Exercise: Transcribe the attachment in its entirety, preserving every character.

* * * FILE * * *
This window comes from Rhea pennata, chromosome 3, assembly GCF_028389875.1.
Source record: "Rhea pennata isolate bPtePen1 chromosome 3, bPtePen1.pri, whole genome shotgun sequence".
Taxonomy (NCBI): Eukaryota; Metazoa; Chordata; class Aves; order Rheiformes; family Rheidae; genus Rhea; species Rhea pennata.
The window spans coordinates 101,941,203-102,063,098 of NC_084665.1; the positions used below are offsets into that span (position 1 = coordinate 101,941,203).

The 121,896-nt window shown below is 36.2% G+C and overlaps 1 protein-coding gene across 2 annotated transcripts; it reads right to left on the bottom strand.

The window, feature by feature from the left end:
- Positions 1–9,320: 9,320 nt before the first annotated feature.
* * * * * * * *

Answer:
This window comes from Rhea pennata, chromosome 3, assembly GCF_028389875.1.
Source record: "Rhea pennata isolate bPtePen1 chromosome 3, bPtePen1.pri, whole genome shotgun sequence".
Taxonomy (NCBI): Eukaryota; Metazoa; Chordata; class Aves; order Rheiformes; family Rheidae; genus Rhea; species Rhea pennata.
The window spans coordinates 101,941,203-102,063,098 of NC_084665.1; the positions used below are offsets into that span (position 1 = coordinate 101,941,203).

The 121,896-nt window shown below is 36.2% G+C and overlaps 1 protein-coding gene across 2 annotated transcripts; it reads right to left on the bottom strand.

The window, feature by feature from the left end:
- Positions 1–9,320: 9,320 nt before the first annotated feature.